Source: CICH graphic created using data adapted from Statistics Canada. 2006 Aboriginal Children`s Survey. http://www.statcan.gc.ca/pub/89-634-x/89-634-x2008005-eng.htm -accessed July 17, 2017.
In 2006, primary caregivers reported that over 80% of Inuit children, Métis children and First Nations children living off reserve age 2 to 5 practiced their numeracy skills once a day through counting.
A majority also read or looked at books daily and heard stories.
Inuit children age 2 to 5 read or looked at books and heard stories less often than Métis children and First Nations children living off reserve the same age.
Early learning experiences play a key role in children’s brain development and affect a child’s future physical, cognitive, emotional and social development.1 They are important for helping children learn about words, language and culture, and assist in the development of literacy skills and healthy attitudes towards learning. Oral communication and storytelling are integral parts of Indigenous culture, and are used by parents and grandparents to transmit history, traditional knowledge, values and beliefs to their children.2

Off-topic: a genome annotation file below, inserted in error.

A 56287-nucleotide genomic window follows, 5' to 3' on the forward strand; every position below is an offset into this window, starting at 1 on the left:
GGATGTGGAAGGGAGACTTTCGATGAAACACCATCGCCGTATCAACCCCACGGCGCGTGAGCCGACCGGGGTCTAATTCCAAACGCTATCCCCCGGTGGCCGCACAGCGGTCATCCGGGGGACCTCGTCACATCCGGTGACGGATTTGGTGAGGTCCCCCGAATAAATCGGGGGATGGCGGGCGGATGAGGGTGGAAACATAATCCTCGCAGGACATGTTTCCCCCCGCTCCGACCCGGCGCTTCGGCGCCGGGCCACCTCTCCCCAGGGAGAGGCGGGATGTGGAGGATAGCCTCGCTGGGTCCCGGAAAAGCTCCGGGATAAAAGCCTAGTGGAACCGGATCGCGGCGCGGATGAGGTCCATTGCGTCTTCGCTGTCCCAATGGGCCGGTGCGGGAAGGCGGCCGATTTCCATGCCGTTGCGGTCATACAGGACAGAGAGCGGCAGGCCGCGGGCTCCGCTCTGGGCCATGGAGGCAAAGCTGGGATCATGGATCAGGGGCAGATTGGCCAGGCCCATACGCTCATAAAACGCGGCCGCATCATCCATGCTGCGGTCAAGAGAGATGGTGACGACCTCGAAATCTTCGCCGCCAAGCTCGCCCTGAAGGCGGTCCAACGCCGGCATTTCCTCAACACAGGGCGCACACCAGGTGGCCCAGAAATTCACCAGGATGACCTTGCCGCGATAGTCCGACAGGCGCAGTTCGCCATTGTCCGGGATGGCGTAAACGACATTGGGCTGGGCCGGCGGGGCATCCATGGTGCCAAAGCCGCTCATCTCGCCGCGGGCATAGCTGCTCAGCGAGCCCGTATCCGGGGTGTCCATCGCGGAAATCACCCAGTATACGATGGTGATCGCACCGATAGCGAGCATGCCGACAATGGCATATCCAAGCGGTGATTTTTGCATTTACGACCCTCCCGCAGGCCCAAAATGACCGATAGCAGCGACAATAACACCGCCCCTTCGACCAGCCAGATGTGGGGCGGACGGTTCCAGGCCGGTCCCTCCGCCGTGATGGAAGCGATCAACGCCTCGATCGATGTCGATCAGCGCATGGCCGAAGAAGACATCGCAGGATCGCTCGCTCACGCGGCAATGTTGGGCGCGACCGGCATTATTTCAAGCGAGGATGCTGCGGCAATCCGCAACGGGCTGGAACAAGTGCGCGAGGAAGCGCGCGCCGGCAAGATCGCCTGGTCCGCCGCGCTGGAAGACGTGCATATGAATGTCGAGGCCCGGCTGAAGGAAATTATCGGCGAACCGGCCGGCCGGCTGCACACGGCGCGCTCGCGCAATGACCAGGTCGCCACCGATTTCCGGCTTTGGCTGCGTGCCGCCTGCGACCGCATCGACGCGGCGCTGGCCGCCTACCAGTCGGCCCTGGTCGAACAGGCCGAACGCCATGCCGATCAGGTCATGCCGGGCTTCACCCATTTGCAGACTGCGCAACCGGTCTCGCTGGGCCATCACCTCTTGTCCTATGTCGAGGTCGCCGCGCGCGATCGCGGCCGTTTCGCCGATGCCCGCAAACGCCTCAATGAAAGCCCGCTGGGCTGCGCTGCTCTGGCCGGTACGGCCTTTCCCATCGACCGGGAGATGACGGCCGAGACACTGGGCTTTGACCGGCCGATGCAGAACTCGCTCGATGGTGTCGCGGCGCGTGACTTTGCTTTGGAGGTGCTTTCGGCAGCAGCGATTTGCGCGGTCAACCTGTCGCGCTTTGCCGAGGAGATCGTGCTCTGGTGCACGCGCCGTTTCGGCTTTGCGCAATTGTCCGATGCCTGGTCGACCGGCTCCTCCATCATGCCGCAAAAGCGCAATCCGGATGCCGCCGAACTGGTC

1Encyclopedia on Early Childhood Development. (2011). Importance of early childhood development. http://www.child-encyclopedia.com/importance-early-childhood-development -accessed October 11, 2017.
2Government of Canada. (2011). What do we know about the well-being of young Aboriginal children in Canada. In The well-being of Canada’s young children (pp. 71-76). Ottawa, ON: Human Resources and Skills Development Canada, the Public Health Agency of Canada, and Indian and Northern Affairs.